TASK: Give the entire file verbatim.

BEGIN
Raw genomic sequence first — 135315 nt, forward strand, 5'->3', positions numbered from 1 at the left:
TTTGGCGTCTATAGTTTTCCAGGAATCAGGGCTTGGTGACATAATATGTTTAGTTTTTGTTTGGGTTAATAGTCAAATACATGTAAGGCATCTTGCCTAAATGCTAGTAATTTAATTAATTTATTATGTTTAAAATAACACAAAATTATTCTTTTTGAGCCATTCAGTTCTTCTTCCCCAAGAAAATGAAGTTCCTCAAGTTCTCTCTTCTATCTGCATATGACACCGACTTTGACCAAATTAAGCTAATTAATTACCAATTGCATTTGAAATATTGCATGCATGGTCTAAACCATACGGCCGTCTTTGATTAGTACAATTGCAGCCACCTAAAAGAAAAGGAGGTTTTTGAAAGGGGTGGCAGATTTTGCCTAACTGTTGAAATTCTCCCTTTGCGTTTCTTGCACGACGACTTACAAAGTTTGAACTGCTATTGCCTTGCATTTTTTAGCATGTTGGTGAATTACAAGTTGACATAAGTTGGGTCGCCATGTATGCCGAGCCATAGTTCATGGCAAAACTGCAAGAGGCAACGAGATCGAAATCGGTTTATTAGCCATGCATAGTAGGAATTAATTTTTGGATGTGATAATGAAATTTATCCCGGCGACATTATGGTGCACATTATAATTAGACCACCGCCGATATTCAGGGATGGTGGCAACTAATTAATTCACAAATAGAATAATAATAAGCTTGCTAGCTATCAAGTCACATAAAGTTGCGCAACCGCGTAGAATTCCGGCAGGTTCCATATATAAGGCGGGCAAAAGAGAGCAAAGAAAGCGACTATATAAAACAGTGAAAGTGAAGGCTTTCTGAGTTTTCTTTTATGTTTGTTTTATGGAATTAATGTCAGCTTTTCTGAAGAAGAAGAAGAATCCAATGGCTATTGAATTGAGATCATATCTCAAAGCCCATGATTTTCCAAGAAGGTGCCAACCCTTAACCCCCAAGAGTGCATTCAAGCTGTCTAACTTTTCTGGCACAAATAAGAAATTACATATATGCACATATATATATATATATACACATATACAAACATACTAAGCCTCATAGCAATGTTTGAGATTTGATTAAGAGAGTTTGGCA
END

Raw genomic sequence first — 135315 nt, forward strand, 5'->3', positions numbered from 1 at the left:
TTTGGCGTCTATAGTTTTCCAGGAATCAGGGCTTGGTGACATAATATGTTTAGTTTTTGTTTGGGTTAATAGTCAAATACATGTAAGGCATCTTGCCTAAATGCTAGTAATTTAATTAATTTATTATGTTTAAAATAACACAAAATTATTCTTTTTGAGCCATTCAGTTCTTCTTCCCCAAGAAAATGAAGTTCCTCAAGTTCTCTCTTCTATCTGCATATGACACCGACTTTGACCAAATTAAGCTAATTAATTACCAATTGCATTTGAAATATTGCATGCATGGTCTAAACCATACGGCCGTCTTTGATTAGTACAATTGCAGCCACCTAAAAGAAAAGGAGGTTTTTGAAAGGGGTGGCAGATTTTGCCTAACTGTTGAAATTCTCCCTTTGCGTTTCTTGCACGACGACTTACAAAGTTTGAACTGCTATTGCCTTGCATTTTTTAGCATGTTGGTGAATTACAAGTTGACATAAGTTGGGTCGCCATGTATGCCGAGCCATAGTTCATGGCAAAACTGCAAGAGGCAACGAGATCGAAATCGGTTTATTAGCCATGCATAGTAGGAATTAATTTTTGGATGTGATAATGAAATTTATCCCGGCGACATTATGGTGCACATTATAATTAGACCACCGCCGATATTCAGGGATGGTGGCAACTAATTAATTCACAAATAGAATAATAATAAGCTTGCTAGCTATCAAGTCACATAAAGTTGCGCAACCGCGTAGAATTCCGGCAGGTTCCATATATAAGGCGGGCAAAAGAGAGCAAAGAAAGCGACTATATAAAACAGTGAAAGTGAAGGCTTTCTGAGTTTTCTTTTATGTTTGTTTTATGGAATTAATGTCAGCTTTTCTGAAGAAGAAGAAGAATCCAATGGCTATTGAATTGAGATCATATCTCAAAGCCCATGATTTTCCAAGAAGGTGCCAACCCTTAACCCCCAAGAGTGCATTCAAGCTGTCTAACTTTTCTGGCACAAATAAGAAATTACATATATGCACATATATATATATATATACACATATACAAACATACTAAGCCTCATAGCAATGTTTGAGATTTGATTAAGAGAGTTTGGCA